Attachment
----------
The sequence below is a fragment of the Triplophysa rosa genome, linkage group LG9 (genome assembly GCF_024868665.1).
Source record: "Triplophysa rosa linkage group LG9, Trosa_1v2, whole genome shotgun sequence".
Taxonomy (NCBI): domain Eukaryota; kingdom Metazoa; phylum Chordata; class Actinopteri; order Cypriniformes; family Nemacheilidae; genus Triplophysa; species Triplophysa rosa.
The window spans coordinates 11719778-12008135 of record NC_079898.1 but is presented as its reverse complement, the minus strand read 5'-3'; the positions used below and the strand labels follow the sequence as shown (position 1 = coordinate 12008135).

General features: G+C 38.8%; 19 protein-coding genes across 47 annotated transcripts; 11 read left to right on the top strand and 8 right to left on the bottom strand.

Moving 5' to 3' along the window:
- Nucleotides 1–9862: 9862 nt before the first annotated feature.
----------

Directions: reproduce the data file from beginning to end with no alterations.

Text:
The sequence below is a fragment of the Triplophysa rosa genome, linkage group LG9 (genome assembly GCF_024868665.1).
Source record: "Triplophysa rosa linkage group LG9, Trosa_1v2, whole genome shotgun sequence".
Taxonomy (NCBI): domain Eukaryota; kingdom Metazoa; phylum Chordata; class Actinopteri; order Cypriniformes; family Nemacheilidae; genus Triplophysa; species Triplophysa rosa.
The window spans coordinates 11719778-12008135 of record NC_079898.1 but is presented as its reverse complement, the minus strand read 5'-3'; the positions used below and the strand labels follow the sequence as shown (position 1 = coordinate 12008135).

General features: G+C 38.8%; 19 protein-coding genes across 47 annotated transcripts; 11 read left to right on the top strand and 8 right to left on the bottom strand.

Moving 5' to 3' along the window:
- Nucleotides 1–9862: 9862 nt before the first annotated feature.